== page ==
LINGUIST List 7.184

Mon Feb 5 1996

Disc: Emphasis

Editor for this issue: T. Daniel Seely <dseelyemunix.emich.edu>


Directory

  1. Lee Hartman, Emphasis
  2. "P.M. Shaw", Re: 7.166, Disc: Emphasis

Message 1: Emphasis

Date: Sun, 04 Feb 1996 07:30:18 CST
From: Lee Hartman <lhartmansiu.edu>
Subject: Emphasis
 Harold F. Schiffman's comment
has helped me to see the stressed-preposition phenomenon in terms
of theme and rheme in discourse. If the news story is *about* Jerusalem,
then diplomats will be going *to* Jerusalem, news will come *from*
Jerusalem, and H. Kissinger will be *in* Jerusalem. Jerusalem itself,
prosodically, can fade into the background as taken for granted.
But the various relationships *to* Jerusalem, expressed by prepositions,
are new each time and thus "deserving" of emphasis.
 Likewise in the "reduced" language of routine airline announcements:
for flight personnel, the seats, the aisle, the landing gate, etc. are so
frequently repeated (thematic) that they become prosodically part of the
background. *Of course* they're talking about your seat; what's interesting
is whether they tell you to put your things *on* the seat or *under* the seat.
 Of course I won't claim that this explains all instances; only that
it may
be what originally set the phenomenon in motion.
 Would you all like me to check with my colleague Bryan Crow
to see if he ventured any explanation in the brief paper he presented on
this topic several years ago? And -- is his study the only one documented
in the literature?
 On a perhaps tangential topic, but still dealing with stress on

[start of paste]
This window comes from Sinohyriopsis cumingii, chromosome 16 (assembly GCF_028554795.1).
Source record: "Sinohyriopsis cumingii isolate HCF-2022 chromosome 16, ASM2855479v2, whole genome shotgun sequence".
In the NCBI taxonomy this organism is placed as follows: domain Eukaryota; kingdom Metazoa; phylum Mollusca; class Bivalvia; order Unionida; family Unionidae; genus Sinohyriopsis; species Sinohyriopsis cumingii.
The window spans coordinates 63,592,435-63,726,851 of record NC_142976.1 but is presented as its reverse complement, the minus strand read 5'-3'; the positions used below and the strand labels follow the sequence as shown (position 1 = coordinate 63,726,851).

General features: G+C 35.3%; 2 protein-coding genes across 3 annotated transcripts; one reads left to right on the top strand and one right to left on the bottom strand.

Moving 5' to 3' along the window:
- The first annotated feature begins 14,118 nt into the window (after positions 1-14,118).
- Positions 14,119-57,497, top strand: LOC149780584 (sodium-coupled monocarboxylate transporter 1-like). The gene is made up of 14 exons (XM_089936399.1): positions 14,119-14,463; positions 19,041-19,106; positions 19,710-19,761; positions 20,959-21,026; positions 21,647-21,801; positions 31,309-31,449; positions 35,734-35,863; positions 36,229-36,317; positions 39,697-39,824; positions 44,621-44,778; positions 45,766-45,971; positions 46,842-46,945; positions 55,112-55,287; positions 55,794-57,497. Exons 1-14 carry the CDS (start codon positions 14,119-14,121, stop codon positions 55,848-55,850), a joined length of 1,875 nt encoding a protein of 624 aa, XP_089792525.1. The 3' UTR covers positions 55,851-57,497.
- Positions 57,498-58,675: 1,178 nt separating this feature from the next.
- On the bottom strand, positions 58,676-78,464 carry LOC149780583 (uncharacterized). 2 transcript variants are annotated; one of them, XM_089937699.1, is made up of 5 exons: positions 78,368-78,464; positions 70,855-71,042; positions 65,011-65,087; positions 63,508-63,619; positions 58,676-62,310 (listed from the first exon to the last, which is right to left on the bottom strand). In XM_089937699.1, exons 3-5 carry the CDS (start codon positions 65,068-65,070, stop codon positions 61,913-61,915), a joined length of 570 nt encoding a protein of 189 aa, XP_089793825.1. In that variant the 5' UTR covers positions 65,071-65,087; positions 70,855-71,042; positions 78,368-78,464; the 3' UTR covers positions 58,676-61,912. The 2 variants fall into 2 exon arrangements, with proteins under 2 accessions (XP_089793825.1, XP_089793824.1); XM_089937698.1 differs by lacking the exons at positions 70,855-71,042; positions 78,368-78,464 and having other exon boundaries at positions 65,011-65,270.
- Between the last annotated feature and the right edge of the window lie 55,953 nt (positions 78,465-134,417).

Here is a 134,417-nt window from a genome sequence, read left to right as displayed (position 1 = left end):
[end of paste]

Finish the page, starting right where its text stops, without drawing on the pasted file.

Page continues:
"meaningless"
words, I wonder if others have observed the same phenomenon that I have
in local radio weather reports. Announcers (whom I perceive as bored with
their job) vary their speech between loud and soft, and often the _soft_ phase
coincides with the _more significant_ information. Here is my hypothetical
example (not a verbatim quote):
 Tomorrow we'll have cloudy SKIES, with temperatures reaching a HIGH
of mumbly-six DEGREES. There will be mumbly-west WINDS at mumbly-gluff
miles per HOUR, with a relative humidity of mumbly-two PERCENT.


- ------------------------------------------------------------------
Lee Hartman
Dept. of Foreign Languages
Southern Illinois University
Carbondale, IL 62901-4521
U.S.A.
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Message 2: Re: 7.166, Disc: Emphasis

Date: Mon, 05 Feb 1996 09:58:54 GMT
From: "P.M. Shaw" <P.M.Shawnewcastle.ac.uk>
Subject: Re: 7.166, Disc: Emphasis
I have assumed that stress on prepositions, non-contrastive conjunctions
etc, was a way of saying 'There is no new item in this sentence; all
information is predicatable or repeated' Thus: there were riots in UTOPIA
yesterday; Mike Smith (can't stress reporter's name) is IN Utopia (can't
stress given Utopia) for DTV (name of station given -- stress misleading).
I don't think misplaced stress in the first -straightforwardly
informational -- sentence is very likely.

Philip Shaw p.m.shawncl.ac.uk
The Language Centre, University of Newcastle upon Tyne, Newcastle NE1 7RU
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